The council’s spokesman Aran Mylvaganam told the ABC he has spoken to a relative of asylum seekers on the boats who told him about the reported torture by Sri Lankan intelligence authorities.
Concerns have been raised about the fate that awaits two groups of asylum seekers that may have been handed over to the Sri Lankan navy amid reports of continued abduction, torture and rape of members of the Tamil minority in the restive country.
The federal government has refused to comment on reports that two groups of Tamil asylum seekers either had been or would be transferred to Sri Lankan authorities after being intercepted while trying to reach Australia by boat.
Prime Minister Tony Abbott has said that he was “happy to give the Australian people an assurance” that he was “absolutely confident that no harm would come to anyone” who had been in his government’s charge.
Mr Abbott on Thursday said while Sri Lanka was not “everyone’s idea of the ideal society”, the civil war there had ended and much progress had been made on human rights.
The comments from the prime minister come less than a month after British Foreign Secretary William Hague said his government would investigate claims that Tamil asylum seekers were being deported from the UK to Sri Lanka despite evidence they had been the victims of rape and sexual abuse at the hands of the country’s security forces.
A June 11 report by The Guardian, which carried Mr Hague’s pledge, also quoted immigration lawyer Kulasegaram Geetharthanan, who said he had worked on recent deportation cases where “forensic evidence” showed clients were subjected to rape during their time in detention in Sri Lanka.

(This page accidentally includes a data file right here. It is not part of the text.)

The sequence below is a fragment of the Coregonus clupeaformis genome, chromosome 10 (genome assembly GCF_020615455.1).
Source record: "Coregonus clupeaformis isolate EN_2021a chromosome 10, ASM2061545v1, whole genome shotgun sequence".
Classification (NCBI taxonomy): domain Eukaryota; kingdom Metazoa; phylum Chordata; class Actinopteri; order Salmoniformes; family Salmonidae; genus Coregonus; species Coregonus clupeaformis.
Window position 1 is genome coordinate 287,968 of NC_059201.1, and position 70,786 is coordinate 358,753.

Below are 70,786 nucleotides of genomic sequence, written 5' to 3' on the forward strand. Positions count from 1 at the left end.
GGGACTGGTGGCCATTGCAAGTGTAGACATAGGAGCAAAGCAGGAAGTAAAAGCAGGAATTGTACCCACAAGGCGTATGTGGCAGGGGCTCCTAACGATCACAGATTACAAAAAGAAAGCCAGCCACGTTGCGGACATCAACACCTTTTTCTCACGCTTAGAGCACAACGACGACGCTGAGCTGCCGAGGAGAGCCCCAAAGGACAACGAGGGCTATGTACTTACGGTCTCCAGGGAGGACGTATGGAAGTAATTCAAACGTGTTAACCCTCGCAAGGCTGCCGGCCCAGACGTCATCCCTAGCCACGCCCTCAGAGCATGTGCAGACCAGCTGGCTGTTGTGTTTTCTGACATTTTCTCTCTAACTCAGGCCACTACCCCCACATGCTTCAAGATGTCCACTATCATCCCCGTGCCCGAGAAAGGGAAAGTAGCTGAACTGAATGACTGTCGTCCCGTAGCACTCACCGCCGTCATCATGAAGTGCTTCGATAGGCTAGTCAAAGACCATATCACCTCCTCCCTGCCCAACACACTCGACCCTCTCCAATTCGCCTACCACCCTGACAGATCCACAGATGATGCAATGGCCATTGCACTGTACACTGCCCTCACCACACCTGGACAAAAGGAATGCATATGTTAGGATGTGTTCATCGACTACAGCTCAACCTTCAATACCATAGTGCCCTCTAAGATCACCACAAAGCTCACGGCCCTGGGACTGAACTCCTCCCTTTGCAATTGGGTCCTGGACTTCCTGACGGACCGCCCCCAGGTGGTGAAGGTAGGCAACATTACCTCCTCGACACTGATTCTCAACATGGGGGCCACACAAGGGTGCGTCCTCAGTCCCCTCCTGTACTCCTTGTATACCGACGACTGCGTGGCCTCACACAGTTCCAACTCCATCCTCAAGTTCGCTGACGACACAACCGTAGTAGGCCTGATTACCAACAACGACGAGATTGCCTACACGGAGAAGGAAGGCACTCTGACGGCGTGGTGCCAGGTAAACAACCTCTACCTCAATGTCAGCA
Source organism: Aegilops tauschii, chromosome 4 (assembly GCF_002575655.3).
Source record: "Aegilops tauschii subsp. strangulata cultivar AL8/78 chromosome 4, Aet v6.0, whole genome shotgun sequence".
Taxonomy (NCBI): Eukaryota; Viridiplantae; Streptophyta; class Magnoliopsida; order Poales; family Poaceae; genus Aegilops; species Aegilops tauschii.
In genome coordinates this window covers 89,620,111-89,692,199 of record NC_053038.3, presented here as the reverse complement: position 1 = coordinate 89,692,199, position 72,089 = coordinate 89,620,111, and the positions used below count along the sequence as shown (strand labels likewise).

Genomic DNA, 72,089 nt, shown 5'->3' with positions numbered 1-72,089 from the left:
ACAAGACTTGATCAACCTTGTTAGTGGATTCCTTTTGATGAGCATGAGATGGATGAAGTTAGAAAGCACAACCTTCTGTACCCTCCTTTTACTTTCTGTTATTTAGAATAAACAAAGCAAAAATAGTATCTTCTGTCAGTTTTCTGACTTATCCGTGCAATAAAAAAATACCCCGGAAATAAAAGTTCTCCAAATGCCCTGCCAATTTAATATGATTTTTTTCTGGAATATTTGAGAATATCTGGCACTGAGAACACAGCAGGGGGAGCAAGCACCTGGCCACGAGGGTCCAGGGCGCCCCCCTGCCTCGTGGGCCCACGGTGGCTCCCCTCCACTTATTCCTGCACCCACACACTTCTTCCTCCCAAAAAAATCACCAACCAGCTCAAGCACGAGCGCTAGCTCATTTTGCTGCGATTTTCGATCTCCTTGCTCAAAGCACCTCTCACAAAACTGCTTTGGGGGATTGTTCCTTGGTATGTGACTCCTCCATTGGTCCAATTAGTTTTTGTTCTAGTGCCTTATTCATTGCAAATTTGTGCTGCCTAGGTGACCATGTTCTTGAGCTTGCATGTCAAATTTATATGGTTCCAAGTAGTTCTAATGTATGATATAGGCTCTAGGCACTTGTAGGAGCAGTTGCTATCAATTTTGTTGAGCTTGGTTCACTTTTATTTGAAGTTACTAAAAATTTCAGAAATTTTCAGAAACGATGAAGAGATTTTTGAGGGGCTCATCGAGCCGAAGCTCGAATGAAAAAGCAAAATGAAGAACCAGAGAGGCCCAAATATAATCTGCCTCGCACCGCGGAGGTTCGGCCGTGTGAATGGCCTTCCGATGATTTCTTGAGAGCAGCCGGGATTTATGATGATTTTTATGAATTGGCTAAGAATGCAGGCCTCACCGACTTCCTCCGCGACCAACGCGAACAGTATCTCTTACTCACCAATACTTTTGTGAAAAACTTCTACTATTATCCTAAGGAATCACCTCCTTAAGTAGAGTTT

A prominent member of the Australian Tamil community says he has grave fears for the fate of a boat of Tamil asylum seekers who had reportedly been secretly screened by Australian authorities at sea via video link, and were set to be transferred into Sri Lankan custody.
“It is well documented by human rights organisations and eminent people that returnees have already been put through, torture, extortion,” the man, who asked not to be identified, told AAP.
“Can Prime Minister Tony Abbott can give a personal guarantee that nothing will happen to these people? We seek the personal guarantee that nothing will happen to these returnees.
But he said the reality is that Tamils that are returned face “torture, rape and sexual violence, extortion, long-term detention”.
He also cited comments from Yasmin Sooka, co-author of a UN panel of experts report into atrocities in Sri Lanka and another report, titled An Unfinished War: Torture and Sexual Violence in Sri Lanka 2009 – 2014, who said there was evidence of ongoing and “systematic” sexual violence being committed against Tamils.
The second report included 40 testimonies of rape and torture since the conflict in Sri Lanka ended in 2009.
“When they go back they are going to be in trouble. This is clear,” the Tamil man who spoke to AAP said.
“These guys went through the blockade and these guys are going to be taught a lesson.”
The Abbott government has repeatedly refused to confirm reports that two boats have been intercepted.